War book launch

Regine Josephy-Stelzmann has translated her book, Feldpost 01047, into English.

The warm reception for Hout Bay author Regine Josephy-Stelzmann’s book, collating letters from her father while stationed in the Ukraine during the Second World War, has prompted her to release an English translation.

The German edition of Feldpost 01047 was published in 2009, but as word has spread of the contents of Heinz Thone’s emotional letters home to his wife Eva and their two young children, Ms Josephy-Stelzmann was encouraged to release the book in English.

The book will be launched at the Hout Bay library from 1.30pm on Sunday September 3.

Ms Josephy-Stelzmann discovered the letters among her late mother’s possessions. They paint a harrowing portrait of life at the frontlines of war, particularly since her father, a successful architect by trade, was ideologically opposed to Hitler’s ambitions.

Young Germans, irrespective of their beliefs, were conscripted at the behest of the Fuhrer, and so it was that after the battle for Stalingrad, where Germany sustained heavy losses, he was called up to the Russian front.

Here he would be stationed near the Black Sea, defending a bridge over the Dnjepr river until his
death, apparently succumbing to shrapnel sustained during a grenade attack.

Yet more than the atrocities experienced by a father still under the age of 30, it is the love Heinz shows for his wife and two children, at the time one and two years old respectively, that strikes at the heart of the reader.

Today the words may seem
grandiloquent to the point of phoniness, but this was a time in which human relationships and the love of others was considered a privilege,
so expendable was life during the war.

“After arriving in the Ukraine, my father was given a field post number, 01047, but I think what he wrote in the letters wouldn’t have passed the censors,” Ms Josephy-Stelzmann

“There are things said that the army would have considered secrets. I’m assuming he got them through to my mother by giving them to soldiers who were granted leave.”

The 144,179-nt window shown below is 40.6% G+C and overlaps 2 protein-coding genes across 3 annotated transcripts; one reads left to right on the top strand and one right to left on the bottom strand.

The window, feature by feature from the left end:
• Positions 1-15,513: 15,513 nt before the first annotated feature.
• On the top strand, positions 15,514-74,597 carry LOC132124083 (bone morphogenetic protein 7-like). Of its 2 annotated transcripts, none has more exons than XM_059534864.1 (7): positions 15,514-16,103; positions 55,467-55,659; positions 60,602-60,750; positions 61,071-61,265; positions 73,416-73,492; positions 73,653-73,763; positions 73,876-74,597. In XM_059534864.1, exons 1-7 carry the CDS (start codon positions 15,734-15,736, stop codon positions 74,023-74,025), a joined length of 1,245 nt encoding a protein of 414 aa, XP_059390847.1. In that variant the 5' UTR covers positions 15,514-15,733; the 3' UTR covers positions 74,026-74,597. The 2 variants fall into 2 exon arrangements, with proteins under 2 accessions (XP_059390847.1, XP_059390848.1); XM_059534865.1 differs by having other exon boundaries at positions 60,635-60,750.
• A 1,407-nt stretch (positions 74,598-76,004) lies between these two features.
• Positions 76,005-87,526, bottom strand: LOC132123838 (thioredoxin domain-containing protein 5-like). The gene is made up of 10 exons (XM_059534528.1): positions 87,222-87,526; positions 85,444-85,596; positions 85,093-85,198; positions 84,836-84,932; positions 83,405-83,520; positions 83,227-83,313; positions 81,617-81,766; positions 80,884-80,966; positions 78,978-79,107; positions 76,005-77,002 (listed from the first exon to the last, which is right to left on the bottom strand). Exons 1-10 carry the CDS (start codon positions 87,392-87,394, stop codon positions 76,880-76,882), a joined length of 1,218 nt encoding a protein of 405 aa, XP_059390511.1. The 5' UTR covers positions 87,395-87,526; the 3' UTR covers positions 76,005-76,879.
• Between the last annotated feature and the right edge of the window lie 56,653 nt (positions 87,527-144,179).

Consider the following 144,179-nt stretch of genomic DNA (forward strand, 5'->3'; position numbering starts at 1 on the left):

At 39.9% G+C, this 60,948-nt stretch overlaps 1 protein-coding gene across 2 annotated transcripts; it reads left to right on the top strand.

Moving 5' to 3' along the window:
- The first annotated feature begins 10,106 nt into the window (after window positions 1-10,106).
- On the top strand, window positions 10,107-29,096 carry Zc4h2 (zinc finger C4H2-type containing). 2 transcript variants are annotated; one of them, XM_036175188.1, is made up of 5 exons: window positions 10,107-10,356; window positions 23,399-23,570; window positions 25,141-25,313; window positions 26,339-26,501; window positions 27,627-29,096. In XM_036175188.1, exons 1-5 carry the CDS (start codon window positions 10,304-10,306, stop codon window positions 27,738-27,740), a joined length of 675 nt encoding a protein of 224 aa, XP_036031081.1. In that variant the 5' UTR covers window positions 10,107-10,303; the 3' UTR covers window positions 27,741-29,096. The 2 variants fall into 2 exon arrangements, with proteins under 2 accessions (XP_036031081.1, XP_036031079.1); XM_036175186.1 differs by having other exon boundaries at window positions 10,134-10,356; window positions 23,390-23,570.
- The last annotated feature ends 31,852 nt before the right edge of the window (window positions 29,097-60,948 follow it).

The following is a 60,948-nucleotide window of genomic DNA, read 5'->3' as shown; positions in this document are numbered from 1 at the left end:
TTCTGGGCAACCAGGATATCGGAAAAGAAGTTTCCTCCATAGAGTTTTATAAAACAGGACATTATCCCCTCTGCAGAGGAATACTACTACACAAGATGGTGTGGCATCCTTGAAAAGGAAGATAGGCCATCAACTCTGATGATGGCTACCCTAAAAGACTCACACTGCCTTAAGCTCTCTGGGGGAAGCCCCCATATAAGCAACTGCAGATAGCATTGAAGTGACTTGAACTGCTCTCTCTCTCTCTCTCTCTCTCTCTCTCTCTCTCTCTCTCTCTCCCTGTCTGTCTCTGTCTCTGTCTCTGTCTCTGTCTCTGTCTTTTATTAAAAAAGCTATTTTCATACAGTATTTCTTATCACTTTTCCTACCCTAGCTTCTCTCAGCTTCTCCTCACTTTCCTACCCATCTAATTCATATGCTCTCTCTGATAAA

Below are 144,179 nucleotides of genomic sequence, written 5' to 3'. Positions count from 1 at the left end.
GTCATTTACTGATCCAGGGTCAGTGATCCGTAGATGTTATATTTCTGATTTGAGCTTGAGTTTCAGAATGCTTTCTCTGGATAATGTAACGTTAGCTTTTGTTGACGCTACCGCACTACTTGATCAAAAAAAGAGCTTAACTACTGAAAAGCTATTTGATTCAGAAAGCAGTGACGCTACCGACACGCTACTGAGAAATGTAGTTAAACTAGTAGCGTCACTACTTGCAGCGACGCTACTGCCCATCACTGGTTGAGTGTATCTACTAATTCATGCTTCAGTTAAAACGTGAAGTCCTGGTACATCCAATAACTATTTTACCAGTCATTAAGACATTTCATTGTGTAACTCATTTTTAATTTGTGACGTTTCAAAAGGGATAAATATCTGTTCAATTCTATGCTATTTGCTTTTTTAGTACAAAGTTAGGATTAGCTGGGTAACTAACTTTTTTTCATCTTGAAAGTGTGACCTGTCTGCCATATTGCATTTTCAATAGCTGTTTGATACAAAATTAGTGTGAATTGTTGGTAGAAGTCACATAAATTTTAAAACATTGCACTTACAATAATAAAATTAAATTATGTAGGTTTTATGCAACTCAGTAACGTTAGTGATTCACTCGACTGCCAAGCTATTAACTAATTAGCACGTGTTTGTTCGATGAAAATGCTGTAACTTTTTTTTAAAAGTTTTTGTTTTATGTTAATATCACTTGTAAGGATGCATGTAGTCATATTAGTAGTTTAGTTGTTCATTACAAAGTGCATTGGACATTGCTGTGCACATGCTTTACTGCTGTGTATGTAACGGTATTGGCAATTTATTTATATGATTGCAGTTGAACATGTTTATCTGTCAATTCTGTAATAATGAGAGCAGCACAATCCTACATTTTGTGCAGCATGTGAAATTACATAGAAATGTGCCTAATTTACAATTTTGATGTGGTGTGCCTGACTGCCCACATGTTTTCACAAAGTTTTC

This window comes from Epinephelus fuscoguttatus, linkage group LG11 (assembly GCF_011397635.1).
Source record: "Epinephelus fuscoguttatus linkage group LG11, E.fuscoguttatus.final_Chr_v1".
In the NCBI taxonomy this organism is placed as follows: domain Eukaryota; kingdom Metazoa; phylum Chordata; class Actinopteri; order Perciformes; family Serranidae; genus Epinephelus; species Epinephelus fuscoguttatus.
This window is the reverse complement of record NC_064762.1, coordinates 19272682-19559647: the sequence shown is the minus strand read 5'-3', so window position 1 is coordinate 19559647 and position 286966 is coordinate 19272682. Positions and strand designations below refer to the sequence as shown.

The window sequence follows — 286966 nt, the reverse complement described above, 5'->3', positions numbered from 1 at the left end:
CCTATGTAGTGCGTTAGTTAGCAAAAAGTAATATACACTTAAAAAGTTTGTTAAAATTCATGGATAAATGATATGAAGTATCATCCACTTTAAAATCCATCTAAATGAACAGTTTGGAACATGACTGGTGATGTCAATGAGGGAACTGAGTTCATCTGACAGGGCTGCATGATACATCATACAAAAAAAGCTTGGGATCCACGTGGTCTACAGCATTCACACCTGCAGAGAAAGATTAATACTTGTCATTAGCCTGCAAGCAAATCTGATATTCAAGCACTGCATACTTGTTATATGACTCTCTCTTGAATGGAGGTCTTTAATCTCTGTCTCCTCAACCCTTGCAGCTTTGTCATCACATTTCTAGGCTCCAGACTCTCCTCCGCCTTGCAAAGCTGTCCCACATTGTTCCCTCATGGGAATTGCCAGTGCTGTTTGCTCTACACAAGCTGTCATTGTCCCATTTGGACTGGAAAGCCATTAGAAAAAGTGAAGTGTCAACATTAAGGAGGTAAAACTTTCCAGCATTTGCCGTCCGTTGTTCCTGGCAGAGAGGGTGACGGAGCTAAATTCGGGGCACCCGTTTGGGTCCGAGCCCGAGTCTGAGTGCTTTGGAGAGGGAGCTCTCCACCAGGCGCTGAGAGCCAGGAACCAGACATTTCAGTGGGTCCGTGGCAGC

In one of the letters, Heinz mentioned that when he returned from the war, he wanted to put all 37 letters into a book. Given that he never did make it back, Ms Josephy-Stelzmann felt obliged to carry out her father’s wishes.

“My father had beautiful handwriting, and the letters were so well preserved.”

Interestingly, the man who encouraged her to publish the letters was someone who had known her father but who she herself had never met. Quite by chance, she learnt of Dr Heinz Migot, a Stuka pilot during the war, residing at a home for the elderly in Somerset West.

It was Dr Migot who swayed her to tell his story.

Ms Josephy-Stelzmann said after many people had expressed interest in the German edition, particularly people in Cape Town, she decided to re-release the book in English.

“It was quite difficult to translate. The letters were still in ‘old’ German. My father addressed my mother with terms like ‘honourable’ and ‘holy’, sayings you wouldn’t find today,” she said.

“After six months, when it was completed, I asked a German translator I know whether I should translate it for the modern audience, but he said it was best to keep the original, as it would capture how my father was feeling at the time.”

The book, she hoped, would go a long way to dispelling the stigmas attached to young German soldiers who fought in the war.

“This book sheds light on the fact that it was the ‘big ones’ in Berlin who were making all the terrible decisions. My father was a hugely successful architect, he was a big deal, and then he was called away to fight for something he did not believe

“There is no grave for my father, because he was on the side of the enemy. This makes me very sad.”

She said she could not be certain of the official version that her father had been killed by shrapnel, as the army had sent two letters informing her mother of his death, each giving a different date in 1943.

“My father was very outspoken against the Reich. My mother used
to tell me that when they went to restaurants he would turn around pictures of Hitler hanging on the wall. So I do wonder if how he
died is true. He could have been
killed by the SS, rather than by a grenade.”

All proceeds from the sale of the book will be donated to the Sonop home for the disabled. For more information, contact
Ms Josephy-Stelzmann on 079 916 1042.